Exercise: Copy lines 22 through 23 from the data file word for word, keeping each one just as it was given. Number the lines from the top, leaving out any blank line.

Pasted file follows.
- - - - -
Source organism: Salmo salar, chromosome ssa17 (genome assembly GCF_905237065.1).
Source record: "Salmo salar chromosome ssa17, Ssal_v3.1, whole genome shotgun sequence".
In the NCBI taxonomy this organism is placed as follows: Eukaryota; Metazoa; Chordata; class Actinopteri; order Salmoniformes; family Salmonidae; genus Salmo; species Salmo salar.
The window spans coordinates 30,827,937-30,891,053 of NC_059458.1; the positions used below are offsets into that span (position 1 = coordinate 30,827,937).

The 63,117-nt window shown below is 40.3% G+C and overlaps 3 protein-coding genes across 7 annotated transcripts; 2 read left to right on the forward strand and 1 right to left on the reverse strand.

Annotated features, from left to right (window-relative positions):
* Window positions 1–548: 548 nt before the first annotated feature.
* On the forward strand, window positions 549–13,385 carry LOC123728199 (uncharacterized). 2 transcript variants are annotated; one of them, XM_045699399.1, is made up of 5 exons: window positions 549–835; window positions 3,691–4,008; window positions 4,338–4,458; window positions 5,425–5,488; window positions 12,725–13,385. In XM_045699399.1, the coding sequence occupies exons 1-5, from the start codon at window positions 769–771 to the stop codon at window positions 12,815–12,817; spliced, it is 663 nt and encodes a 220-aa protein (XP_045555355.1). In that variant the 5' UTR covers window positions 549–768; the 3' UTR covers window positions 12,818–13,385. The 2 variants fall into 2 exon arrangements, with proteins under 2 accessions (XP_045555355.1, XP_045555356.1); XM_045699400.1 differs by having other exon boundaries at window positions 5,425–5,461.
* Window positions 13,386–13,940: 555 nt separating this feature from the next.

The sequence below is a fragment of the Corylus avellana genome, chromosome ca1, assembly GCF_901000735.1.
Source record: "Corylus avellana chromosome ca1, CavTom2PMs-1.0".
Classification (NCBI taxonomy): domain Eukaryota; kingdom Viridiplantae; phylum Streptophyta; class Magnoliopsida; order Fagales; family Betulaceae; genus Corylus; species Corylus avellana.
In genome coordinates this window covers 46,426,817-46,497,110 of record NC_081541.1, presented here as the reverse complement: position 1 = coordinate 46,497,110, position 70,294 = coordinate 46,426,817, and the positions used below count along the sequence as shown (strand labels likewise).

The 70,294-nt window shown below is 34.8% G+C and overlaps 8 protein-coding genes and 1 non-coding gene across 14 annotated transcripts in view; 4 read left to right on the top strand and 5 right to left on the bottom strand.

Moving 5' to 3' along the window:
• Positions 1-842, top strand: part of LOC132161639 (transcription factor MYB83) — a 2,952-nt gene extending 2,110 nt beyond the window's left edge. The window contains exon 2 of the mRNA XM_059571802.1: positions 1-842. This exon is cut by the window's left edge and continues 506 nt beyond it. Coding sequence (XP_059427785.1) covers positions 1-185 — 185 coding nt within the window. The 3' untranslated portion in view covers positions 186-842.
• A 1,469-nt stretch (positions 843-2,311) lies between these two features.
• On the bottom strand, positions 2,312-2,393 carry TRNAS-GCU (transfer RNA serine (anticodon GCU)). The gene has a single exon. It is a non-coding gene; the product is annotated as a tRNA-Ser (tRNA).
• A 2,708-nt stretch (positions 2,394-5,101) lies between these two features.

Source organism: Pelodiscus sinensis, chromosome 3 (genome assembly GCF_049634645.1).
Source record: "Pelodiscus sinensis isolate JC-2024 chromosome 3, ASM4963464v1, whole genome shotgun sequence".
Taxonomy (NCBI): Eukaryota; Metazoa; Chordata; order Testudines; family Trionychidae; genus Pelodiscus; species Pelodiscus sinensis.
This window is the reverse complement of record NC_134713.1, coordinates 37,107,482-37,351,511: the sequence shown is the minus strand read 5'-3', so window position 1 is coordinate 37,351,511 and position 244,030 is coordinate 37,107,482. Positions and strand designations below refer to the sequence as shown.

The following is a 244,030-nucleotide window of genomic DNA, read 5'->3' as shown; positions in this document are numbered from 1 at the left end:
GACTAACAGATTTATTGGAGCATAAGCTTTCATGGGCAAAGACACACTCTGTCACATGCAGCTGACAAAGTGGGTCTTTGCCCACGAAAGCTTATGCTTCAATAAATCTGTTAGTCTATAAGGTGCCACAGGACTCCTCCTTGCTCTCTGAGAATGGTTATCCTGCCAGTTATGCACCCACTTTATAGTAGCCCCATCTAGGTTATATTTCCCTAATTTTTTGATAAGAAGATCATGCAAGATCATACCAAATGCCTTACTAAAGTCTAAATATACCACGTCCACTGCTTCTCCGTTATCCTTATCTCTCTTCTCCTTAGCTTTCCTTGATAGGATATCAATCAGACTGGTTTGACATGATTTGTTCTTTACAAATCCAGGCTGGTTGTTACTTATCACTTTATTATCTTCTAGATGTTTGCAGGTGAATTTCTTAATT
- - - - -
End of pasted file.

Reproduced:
Taxonomy (NCBI): Eukaryota; Metazoa; Chordata; order Testudines; family Trionychidae; genus Pelodiscus; species Pelodiscus sinensis.
This window is the reverse complement of record NC_134713.1, coordinates 37,107,482-37,351,511: the sequence shown is the minus strand read 5'-3', so window position 1 is coordinate 37,351,511 and position 244,030 is coordinate 37,107,482. Positions and strand designations below refer to the sequence as shown.